Challenge your limits

 

I love the cyclical nature of schools. There is an optimistic beginning, lots of hard work, good learning, occasional stumbles, heartfelt laughter in the middle, and a meaningful “good luck!” on Continuation as our Colorado Academy Eighth Graders step toward high school. Each student enters as one person, and departs a little bit wiser, a little bit more skilled, and, I hope, a little bit kinder. Each year I get to share a few thoughts at Continuation with our Eighth graders and their parents. I always hope that I have chosen the right message, but the funny part about being a teacher or principal is that it is probably ten or twenty years before we get to see the outcome of our efforts in the wonderful, community-minded adults our students become.

Nuggets of wisdom 

It’s true that I have 510 school days available to me to pass along a story or two, or even a dollop of wisdom, since I get to spend Sixth, Seventh, and Eighth Grade with each Middle School student; still, Continuation is special, in part because it is the last time I have a “captive audience,” so it matters to me what I share. In this case, my message was pretty straight forward, “Sharks only grow to the size of their tanks.”

Ok. There you have it. Sharks and tanks. What more could I possibly share?! Isn’t that self-explanatory? I could now send this terrific group of young people off on their way to Upper School, assured that they would find their way. 

The meaning of sharks and tanks

 My message to our Eighth Graders is about limitations—limitations that are externally imposed…like a tank, or your own thoughts. In my experience, there are two sorts of limits that can stand in the way of a young person’s bright future. The obvious one is the tank…your surroundings—the friends you choose, the decisions you make to be cool or part of the “in” group, your decision to do risky behaviors…those kinds of things—THE TANK. These decisions will limit your experiences and your opportunities as you try to conform to what you believe others want. I asked the students to do their best to avoid getting stuck in the tank and instead to be themselves, the very best YOU, every day, every minute.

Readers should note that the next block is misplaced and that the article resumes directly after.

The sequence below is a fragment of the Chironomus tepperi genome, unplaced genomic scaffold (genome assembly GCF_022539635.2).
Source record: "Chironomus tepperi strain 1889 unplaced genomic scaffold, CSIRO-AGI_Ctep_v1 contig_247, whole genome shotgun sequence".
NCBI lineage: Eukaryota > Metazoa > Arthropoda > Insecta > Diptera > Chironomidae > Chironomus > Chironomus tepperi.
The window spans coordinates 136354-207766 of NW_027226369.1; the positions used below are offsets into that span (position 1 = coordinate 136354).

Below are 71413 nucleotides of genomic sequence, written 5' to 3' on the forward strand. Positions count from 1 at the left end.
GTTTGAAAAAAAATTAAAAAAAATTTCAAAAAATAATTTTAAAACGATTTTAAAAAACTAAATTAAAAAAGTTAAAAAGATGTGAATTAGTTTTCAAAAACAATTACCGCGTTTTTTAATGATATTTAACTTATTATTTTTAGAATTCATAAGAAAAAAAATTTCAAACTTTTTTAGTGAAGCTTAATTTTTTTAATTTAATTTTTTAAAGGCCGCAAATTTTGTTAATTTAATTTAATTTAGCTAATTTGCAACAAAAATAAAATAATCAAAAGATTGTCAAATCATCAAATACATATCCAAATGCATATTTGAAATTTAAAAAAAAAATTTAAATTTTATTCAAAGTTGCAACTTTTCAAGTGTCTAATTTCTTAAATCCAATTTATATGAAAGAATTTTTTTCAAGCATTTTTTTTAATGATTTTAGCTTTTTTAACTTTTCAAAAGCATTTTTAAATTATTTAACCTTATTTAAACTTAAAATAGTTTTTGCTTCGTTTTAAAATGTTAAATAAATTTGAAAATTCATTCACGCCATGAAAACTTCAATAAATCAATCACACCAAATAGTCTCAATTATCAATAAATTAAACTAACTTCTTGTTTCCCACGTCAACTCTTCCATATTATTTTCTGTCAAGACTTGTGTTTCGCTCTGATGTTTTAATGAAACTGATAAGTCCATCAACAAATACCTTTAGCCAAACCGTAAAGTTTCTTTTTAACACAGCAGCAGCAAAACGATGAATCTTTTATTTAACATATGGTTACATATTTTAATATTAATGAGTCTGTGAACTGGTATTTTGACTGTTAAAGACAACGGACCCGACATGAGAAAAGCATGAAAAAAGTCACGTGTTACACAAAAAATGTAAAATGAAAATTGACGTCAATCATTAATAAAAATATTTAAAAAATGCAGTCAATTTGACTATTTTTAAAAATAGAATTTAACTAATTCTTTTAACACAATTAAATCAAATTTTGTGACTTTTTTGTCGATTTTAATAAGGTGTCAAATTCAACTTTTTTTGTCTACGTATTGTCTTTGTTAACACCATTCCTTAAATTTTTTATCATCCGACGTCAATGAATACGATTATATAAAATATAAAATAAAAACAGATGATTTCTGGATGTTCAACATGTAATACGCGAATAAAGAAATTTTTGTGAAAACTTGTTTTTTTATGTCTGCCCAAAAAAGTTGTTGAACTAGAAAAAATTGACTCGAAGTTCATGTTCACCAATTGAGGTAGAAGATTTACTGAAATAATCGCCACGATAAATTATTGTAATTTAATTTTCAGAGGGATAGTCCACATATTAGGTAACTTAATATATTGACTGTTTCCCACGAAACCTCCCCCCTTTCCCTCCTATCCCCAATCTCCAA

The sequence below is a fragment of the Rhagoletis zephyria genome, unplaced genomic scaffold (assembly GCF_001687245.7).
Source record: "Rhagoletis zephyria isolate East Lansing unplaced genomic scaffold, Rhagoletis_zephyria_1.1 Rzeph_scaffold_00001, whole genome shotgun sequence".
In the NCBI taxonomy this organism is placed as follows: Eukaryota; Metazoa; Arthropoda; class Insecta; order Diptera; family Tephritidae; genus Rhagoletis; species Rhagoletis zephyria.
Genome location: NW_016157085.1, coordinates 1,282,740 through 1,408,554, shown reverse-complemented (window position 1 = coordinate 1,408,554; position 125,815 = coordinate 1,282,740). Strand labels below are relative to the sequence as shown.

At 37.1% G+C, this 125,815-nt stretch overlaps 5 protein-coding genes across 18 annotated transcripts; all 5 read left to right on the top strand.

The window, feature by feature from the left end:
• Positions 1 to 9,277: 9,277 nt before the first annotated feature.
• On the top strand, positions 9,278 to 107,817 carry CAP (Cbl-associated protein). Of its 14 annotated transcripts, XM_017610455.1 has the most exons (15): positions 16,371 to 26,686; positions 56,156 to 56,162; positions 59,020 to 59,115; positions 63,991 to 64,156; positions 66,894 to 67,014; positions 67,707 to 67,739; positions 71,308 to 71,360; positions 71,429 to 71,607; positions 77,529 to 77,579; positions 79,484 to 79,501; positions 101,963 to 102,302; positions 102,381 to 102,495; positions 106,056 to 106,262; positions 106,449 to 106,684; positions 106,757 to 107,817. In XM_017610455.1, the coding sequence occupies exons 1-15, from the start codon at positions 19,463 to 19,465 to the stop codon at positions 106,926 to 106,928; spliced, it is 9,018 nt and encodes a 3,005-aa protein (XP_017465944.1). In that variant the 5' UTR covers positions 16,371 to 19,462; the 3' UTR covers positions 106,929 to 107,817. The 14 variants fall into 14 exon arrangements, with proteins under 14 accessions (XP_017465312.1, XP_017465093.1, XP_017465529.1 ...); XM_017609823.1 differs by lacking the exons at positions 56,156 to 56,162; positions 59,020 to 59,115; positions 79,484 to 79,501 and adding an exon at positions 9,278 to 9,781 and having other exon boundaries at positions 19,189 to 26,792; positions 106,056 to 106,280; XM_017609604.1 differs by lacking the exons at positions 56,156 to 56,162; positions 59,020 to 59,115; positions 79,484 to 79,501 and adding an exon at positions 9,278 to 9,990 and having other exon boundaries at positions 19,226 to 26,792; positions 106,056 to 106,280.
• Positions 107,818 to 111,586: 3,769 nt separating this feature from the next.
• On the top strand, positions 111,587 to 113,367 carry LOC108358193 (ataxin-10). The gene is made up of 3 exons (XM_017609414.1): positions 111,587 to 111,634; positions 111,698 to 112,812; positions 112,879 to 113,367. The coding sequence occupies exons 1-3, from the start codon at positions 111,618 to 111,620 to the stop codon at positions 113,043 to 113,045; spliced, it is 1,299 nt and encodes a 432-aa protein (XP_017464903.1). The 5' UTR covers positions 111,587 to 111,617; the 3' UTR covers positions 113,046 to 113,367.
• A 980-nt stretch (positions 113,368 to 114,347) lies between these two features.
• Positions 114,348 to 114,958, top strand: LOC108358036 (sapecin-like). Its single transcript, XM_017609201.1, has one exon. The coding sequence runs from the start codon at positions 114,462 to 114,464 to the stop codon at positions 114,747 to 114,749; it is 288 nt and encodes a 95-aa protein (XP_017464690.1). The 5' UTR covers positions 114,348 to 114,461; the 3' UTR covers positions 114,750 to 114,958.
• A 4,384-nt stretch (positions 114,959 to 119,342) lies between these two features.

The other thing that will hold a student back are the limitations that one places upon him or herself. I encouraged each to be open to all of the things that each could be, not just to the things each is now, but to the person each CAN be—allow yourself to dream and to change. If you see yourself as an athlete now, I hope that you will allow yourself also be a great student, or surgeon, or politician in the future. I hope each will fight self-imposed limits and reach whatever goals you set for yourself. In short, don’t listen to that internal voice that may tell you that you can’t do something; always believe that you can.

 A new beginning?

While the Eighth Graders stride toward high school, a new Fifth Grade class is on its way toward the Middle School halls. We’ll use this summer to think about what went well as a school and what we can do a little bit better to help next year’s students. I hope you will all enjoy the summer. Play a bit, read a bit, and enjoy family. We will be here in the fall, ready and waiting to support next year’s students challenge their limits.